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April 1989

Maxillofacial Surgery and Obstructive Sleep Apnea: A Review of 80 Patients

Arch Otolaryngol Head Neck Surg. 1989;115(4):421. doi:10.1001/archotol.1989.01860280015002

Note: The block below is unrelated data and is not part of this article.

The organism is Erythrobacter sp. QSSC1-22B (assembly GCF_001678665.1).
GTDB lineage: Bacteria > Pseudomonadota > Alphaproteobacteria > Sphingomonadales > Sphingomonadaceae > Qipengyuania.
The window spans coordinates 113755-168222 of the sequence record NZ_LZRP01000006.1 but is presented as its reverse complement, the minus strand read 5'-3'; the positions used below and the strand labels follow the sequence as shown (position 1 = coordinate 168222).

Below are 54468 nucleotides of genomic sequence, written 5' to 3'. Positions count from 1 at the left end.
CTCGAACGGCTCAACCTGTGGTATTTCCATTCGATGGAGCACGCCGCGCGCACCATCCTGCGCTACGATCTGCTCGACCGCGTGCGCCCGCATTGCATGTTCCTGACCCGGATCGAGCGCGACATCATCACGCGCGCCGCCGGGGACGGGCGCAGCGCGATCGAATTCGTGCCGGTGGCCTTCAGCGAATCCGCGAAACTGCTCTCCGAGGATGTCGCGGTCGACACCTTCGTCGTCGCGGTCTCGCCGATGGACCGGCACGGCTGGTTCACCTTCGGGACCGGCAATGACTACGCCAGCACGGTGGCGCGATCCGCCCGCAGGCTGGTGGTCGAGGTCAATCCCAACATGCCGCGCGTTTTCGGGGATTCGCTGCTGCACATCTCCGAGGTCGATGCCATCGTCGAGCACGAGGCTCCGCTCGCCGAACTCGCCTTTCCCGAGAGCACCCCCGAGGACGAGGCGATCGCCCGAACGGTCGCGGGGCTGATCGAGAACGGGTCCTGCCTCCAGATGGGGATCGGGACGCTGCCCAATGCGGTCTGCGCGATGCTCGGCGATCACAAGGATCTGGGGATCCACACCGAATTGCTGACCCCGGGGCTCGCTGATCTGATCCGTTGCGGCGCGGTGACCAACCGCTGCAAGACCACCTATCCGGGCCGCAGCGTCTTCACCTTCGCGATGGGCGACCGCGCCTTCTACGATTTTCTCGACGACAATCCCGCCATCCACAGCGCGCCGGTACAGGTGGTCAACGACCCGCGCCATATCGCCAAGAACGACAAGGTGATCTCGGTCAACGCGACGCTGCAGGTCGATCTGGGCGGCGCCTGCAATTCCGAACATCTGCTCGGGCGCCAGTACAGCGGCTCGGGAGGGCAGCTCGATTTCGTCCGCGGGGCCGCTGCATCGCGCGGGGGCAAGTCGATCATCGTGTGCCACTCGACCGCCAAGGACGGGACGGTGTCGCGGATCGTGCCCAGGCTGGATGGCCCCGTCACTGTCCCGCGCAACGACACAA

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At the 1988 annual meeting of the American Academy of Otolaryngology–Head and Neck Surgery in Washington, DC, Robert W. Riley and colleagues, Palo Alto, Calif, presented a new technique for the management of obstructive sleep apnea. Relying on their experience and that of others, they concluded that there were a number of uvulopalatopharyngoplasty failures as a result of pharyngeal obstruction, and that these patients could be helped by a mandibular osteotomy and hyoid suspension procedure. With these techniques, they showed that they could increase the "responders," patients with a respiratory disturbance index less than 20%, from less than 50% to 67%. Those patients who did not respond were noted to have a structural deficiency, and, if they were treated with a maxillary, mandibular, and hyoid advancement procedure, they could affect a further reduction in signs and symptoms. Several patients in their series who had failed palatopharyngoplasty were helped with the

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